Δϕsalt=RTzFlnγ±,amaγ±,cmc,
(21)
where γ± is the mean activity coefficient and m is the molal salt concentration. Then, this leads to the expression of Δϕsalt in terms of the applied potential and the Onsager coefficients as
Δϕsalt=RT2zFlnaaac=Ω0Ω+02Ω0ΔV,
(22)
where aa and ac are the salt activities near anode and cathode, respectively. This recovers the dilute limit (Ω+00), in which Δϕsalt is equal to half of the applied potential at the steady-state.4 

Therefore, what we reveal here is yet another example of the Gibbs–Guggenheim principle,12,13 stating that chemical potentials of individual ions are a mathematical construct and cannot be measured experimentally without extrathermodynamic assumptions (e.g., the choice of x in this case). Nevertheless, what matters is that t+,ss is a well-defined quantity and its derivation in terms of the Onsager coefficients does not need to involve any of these extrathermodynamic assumptions.

Now, we are ready to apply Eq. (14) to the PEO–LiTFSI system by using MD simulations. The simulations were performed using the GROMACS14 package and the General AMBER Force Field (GAFF)15 at 157 °C because of a much higher glass transition temperature Tg found in the simulation system.16 Further details regarding the simulation setup and the force field parameterization can be found in previous studies.16,17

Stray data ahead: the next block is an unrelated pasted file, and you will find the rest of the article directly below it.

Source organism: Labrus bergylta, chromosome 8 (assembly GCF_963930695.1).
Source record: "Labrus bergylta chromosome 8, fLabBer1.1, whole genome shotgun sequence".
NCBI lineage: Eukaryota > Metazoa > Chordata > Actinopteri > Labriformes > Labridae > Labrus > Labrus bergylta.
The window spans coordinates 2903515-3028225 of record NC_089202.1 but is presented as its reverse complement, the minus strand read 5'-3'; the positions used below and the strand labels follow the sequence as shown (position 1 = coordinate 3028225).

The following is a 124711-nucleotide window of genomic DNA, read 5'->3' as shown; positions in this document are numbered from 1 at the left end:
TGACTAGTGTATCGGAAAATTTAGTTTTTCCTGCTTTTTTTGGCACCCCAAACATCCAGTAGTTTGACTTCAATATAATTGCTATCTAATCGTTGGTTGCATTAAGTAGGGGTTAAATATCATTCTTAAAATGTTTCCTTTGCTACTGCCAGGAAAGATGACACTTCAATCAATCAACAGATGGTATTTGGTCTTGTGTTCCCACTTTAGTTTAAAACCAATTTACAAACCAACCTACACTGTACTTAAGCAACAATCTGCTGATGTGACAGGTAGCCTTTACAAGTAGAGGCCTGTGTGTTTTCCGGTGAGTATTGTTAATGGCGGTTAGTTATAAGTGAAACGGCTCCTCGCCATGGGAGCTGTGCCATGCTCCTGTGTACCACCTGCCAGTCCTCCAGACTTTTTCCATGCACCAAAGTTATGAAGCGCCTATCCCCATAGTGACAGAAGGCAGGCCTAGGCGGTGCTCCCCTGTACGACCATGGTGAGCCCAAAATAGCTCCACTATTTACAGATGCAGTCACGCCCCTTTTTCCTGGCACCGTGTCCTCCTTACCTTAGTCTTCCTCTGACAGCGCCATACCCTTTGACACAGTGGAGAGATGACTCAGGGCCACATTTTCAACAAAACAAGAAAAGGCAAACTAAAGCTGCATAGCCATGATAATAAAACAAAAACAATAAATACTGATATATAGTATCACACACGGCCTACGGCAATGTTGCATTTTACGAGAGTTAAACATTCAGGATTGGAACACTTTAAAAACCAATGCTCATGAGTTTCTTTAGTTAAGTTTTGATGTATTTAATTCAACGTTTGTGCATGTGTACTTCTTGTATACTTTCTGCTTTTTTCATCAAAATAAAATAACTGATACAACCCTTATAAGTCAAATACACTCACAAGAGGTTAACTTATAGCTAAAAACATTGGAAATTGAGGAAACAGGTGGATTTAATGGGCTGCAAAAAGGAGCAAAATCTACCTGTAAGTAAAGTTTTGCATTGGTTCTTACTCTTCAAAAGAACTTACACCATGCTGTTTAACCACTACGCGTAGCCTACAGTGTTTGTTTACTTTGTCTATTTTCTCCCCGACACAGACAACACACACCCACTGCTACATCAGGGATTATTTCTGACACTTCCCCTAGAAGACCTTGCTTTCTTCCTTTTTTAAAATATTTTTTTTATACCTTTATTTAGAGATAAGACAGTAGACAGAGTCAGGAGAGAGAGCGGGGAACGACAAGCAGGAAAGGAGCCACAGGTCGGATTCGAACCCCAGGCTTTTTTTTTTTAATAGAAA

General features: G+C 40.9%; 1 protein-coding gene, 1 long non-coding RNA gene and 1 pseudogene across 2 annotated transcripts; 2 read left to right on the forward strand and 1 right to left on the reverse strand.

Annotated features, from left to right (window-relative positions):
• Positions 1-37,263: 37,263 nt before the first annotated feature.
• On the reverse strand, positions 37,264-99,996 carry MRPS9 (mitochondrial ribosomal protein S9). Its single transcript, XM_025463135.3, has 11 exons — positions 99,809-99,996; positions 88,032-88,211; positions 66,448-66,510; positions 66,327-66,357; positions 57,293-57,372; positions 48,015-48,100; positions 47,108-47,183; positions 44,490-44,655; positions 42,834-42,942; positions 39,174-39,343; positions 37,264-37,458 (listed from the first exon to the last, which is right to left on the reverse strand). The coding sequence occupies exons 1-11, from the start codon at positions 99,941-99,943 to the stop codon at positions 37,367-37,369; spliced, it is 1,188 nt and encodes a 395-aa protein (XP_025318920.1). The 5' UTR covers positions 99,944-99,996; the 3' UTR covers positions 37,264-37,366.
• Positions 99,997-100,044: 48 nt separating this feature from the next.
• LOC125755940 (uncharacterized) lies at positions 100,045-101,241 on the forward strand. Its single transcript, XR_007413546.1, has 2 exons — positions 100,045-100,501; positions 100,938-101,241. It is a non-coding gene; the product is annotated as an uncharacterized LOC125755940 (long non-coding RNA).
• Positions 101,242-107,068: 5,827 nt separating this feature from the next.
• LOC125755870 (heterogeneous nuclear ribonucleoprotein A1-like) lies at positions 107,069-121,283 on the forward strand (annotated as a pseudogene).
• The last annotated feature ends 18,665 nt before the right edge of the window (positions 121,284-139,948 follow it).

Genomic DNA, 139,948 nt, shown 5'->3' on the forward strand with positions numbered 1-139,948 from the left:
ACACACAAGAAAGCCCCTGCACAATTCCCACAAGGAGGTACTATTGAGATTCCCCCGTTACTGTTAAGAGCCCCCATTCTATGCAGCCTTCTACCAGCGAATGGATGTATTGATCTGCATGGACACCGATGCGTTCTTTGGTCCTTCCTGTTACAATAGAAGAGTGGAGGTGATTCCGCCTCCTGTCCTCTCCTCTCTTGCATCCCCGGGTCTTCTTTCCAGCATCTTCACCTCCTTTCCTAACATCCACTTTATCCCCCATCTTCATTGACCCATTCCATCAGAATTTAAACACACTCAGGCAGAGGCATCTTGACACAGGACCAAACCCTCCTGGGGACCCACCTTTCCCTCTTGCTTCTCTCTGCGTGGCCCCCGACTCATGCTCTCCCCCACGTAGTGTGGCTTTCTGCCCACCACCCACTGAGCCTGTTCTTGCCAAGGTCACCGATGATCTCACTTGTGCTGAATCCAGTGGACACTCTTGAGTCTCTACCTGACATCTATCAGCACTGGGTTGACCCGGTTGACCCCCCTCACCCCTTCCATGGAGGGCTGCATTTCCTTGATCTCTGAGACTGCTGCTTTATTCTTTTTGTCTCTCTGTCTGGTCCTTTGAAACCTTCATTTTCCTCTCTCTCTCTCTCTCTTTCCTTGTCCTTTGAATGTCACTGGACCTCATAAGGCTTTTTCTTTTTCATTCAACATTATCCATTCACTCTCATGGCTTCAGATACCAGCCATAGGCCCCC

The Onsager coefficients under the barycentric RF (denoted as M) can be readily computed from the displacement correlations as a function of time t,
ΩijM=limtβ6VNA2tΔriM(t)ΔrjM(t),
(23)
where β is the inverse temperature, V is the system volume, NA is the Avogadro number, and ΔriM(t) is the total displacement of species i over a time interval t. The long-time limit is estimated by fitting the correlation as a linear function over the interval 10–20 ns, which was shown to reach the diffusion regime in a previous study.5 
To compute t+,ss, it is necessary to convert the Onsager coefficients from the barycentric RF to the solvent-fixed RF (denoted as 0) using the transformation rule5,
Ωij0=k,l0Aik0MΩklMAjl0M=limtβ6VNA2tk0Aik0MΔrkM(t)l0Ajl0MΔrlM(t),
(24)
where Aij0M is the matrix converting the n − 1 independent fluxes in an n-component system from the barycentric RF to the solvent-fixed one. Equation (24) shows how this transformation relates to the correlations of ions. The detailed derivation of such a relation from constraints of the fluxes and driving forces can be found elsewhere.18,19 An important implication from these works is that when the response relation as shown here is applied in other RFs, it also entails a corresponding RF transformation of these driving forces.